Resurrecting The Recycle Economy


This article Resurrecting the Recycle Economy by Anuradha Goyal, author, and founder of was first published by the New Indian Express newspaper on July 13, 2021.

A regular change of battery and some routine servicing is what my very ordinary laptop required. I reached out to the manufacturer but received only promises of the best service. After weeks of follow-up when I did receive a quotation for the potential parts that may need replacement, it was no brainer that the company is interested in selling new products than servicing old ones. Their army of call center, social media, and service center employees subtly nudge you in that direction.

Some time back, the power supply unit of our high-end television from a respected Japanese manufacturer went kaput. The small part was quoted at fifteen percent of the cost of the TV, to be paid in advance to the dealer, with 3-4 weeks procurement time, that he failed to procure eventually. Yes, that is how timelines work in small-town India. Reply from company’s customer support head said – We are unable to source the part, please buy a new unit. We offer you a generous 25% discount on a new one if you exchange the old one. When questioned about their legal obligation to supply the part, the same response was repeated. No inclination to repair, please buy a new one.

Time for Resurrecting the Recycle Economy

Then, all my screens are flooded with ‘Go Green’ initiatives of these very companies. Meticulously including the words – Reuse, Recycle, Upcycle, duly amplified by the glamourous influencers. In moments of frustration, I wonder if gadgets are indeed designed to go bad once the warranty period is over. Why just big corporates, even the neighborhood cobbler throws away my fancy shoes and says – ‘Madam, why do you bother to repair, get a new one’. I wonder why is he killing his own business, only to notice the jazzy shoe showroom behind him.

Havoc by e-waste

Waste in general and e-waste, in particular, are creating havoc for the environment. Which, in turn, creates havoc for our health and happiness. However, most corporates driven by the sole purpose of increasing sales and revenue can hardly see this. Their profit margins are higher on sales and repairs are a necessary evil that demands keeping an inventory of old parts and trained manpower to service them across the geography. A sales cycle is more or less one way and closes with receipt of money. Repairs on the other go back and forth with no guarantee of revenue or return on investments in the repair ecosystem.

Legal System

Our legal system gives a long rope to the organizations. Taking them to court is constitutionally and theoretically an option. But fails terribly on practical grounds. Most big organizations have a legal department with well-paid lawyers to defend them, greatly shifting the balance in their favor. What do they have at stake – a unit of their product to be given for free at most? An average consumer on the other hand is completely on his own. He or she will have to spend time and resources chasing the organization and courts. The cost of the product does not justify the effort and agony involved.

Add to it the fact that the technical know-how is completely in the hands of the company. Jargon can be used to mislead. We do not see many cases where organizations not meeting their legal obligations had to pay. Overall, manufacturers can afford to take liberties while the average consumer suffers.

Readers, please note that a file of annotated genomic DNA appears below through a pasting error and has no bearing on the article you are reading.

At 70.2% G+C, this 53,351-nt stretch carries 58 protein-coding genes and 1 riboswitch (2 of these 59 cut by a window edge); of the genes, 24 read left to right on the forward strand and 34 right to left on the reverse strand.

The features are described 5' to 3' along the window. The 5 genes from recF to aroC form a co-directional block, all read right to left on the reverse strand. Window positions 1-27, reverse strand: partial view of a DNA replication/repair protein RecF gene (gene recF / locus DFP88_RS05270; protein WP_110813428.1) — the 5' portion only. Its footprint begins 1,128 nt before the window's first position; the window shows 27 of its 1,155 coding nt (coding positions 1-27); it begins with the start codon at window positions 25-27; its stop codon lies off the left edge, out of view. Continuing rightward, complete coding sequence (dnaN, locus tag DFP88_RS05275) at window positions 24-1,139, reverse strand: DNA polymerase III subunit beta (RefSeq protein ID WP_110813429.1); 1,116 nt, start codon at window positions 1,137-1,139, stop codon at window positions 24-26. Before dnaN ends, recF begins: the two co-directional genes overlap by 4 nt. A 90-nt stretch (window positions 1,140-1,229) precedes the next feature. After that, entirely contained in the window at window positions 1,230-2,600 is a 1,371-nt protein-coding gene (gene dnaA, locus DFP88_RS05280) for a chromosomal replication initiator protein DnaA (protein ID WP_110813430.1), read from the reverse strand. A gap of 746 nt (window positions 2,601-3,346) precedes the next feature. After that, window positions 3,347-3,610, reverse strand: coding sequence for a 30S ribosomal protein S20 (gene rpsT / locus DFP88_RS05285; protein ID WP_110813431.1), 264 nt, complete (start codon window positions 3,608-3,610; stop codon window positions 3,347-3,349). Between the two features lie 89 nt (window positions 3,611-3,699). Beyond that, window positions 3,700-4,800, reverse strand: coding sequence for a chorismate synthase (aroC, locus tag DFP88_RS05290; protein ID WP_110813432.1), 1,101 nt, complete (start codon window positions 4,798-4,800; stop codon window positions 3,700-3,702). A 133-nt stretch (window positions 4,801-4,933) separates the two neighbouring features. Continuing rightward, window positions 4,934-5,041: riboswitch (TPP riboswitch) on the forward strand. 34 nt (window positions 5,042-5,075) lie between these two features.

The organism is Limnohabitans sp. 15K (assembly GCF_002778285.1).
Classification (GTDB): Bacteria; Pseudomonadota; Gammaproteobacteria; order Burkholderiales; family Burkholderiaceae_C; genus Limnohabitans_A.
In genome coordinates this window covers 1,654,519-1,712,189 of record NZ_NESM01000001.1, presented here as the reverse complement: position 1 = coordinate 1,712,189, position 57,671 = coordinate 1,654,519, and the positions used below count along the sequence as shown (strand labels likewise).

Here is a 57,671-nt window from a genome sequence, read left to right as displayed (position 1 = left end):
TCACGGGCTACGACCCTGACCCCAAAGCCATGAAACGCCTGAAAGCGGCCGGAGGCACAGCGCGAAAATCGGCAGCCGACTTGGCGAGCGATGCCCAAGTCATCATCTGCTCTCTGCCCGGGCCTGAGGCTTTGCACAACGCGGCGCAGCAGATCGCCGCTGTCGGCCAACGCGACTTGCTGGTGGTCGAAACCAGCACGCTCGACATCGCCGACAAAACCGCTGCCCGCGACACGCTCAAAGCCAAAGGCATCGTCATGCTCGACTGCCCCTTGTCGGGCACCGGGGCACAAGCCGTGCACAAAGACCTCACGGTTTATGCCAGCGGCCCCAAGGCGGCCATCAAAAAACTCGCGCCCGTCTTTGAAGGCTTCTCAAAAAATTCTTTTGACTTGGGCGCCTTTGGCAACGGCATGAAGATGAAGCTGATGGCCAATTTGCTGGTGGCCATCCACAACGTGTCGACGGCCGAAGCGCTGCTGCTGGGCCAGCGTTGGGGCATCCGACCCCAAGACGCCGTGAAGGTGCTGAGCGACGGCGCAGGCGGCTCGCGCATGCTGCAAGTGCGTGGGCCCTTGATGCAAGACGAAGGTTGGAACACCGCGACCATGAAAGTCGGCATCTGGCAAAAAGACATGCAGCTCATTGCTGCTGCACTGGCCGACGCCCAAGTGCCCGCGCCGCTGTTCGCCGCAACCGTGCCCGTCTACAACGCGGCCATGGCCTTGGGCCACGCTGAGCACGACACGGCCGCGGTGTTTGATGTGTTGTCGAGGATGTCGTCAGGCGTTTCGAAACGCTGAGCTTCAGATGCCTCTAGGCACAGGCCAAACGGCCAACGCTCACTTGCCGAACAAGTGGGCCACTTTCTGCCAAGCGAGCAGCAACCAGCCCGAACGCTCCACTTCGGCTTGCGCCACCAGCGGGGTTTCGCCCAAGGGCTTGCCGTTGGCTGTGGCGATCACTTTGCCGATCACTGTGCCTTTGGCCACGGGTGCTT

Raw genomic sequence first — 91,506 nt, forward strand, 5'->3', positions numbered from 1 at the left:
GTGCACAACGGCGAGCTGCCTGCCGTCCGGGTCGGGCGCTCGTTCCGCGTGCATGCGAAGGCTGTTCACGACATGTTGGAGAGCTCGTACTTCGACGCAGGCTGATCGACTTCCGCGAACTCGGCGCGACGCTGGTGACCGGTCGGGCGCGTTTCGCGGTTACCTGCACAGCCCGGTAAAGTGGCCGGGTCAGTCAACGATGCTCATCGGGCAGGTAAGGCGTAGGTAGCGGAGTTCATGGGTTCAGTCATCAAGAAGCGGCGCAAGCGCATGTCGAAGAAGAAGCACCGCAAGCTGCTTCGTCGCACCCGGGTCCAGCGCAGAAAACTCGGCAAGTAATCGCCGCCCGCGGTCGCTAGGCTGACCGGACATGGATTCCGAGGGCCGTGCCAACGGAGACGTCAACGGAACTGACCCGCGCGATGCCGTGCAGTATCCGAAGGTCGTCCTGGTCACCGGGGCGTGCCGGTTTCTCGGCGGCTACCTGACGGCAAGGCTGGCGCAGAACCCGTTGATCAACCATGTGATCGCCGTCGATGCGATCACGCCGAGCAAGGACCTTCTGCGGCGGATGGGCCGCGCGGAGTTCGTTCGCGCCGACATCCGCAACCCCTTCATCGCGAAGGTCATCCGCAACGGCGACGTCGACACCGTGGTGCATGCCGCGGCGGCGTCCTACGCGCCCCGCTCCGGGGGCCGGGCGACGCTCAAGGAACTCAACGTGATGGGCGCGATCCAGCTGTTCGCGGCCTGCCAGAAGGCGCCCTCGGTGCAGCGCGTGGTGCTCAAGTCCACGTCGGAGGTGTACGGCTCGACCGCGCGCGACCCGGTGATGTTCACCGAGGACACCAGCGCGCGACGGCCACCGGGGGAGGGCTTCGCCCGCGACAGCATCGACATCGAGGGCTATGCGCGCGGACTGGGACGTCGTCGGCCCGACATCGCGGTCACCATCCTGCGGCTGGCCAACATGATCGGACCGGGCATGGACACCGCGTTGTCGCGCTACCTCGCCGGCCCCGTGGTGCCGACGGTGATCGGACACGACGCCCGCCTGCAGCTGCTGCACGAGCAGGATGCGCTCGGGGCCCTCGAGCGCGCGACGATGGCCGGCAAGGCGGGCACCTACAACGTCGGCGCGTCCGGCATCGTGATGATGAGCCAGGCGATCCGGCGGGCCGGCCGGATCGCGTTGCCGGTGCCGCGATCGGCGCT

Address customer complaints and grievances

At a time when the government is asking direct sales companies and social media platforms to put in place mechanisms to address customer complaints and grievances, we also need to assess the effectiveness of these customer services. Especially, when they are managed by outsourced agencies, automated voice response mechanisms, and bots. Customers in most cases have no control over opening and closing a service ticket. The only measure of effectiveness in handling complaints. The anonymity of the person handling your complaint, inability to raise the complaint to the next authority leaves nothing in the hands of customers.

The cost of replacement parts has to be regulated. Organizations cannot randomly price the parts of old products to discourage repairs. If the manufacturing of the parts of old models is discontinued, technology for the same should be put in the public domain. So that anyone can manufacture them and repair old products. Very important for the Recycle Economy to sustain and flourish.

Recycle & Upcycle business

Time is ripe for Recycle & Upcycle centers as business ventures. With a bit of skill-based training, youth can be trained to repair what can be repaired, upcycle what can be, and re-use the components smartly and creatively. I know there are small pockets of innovation here and there. But what we need is a nationwide or maybe worldwide movement. India always had a strong re-cycle culture. Be it the regular raddiwala who took our waste to recycle or a plethora of small repair shops run by skilled professionals. Use and throw culture that has slowly crept in the last couple of decades, with too much choice and disposable income, needs to be reversed at the earliest.

What gives me a little hope in Recycle Economy is the success of peer-to-peer recycle portals and Apps that allow us to recycle and increase the lifespan of products we use. Plus some of the Zero-waste lifestyle groups online.

Resurrecting the Recycle Economy new indian express
Original op-ed article published in New Indian Express on 13 July 2021

Edited for this online publication.

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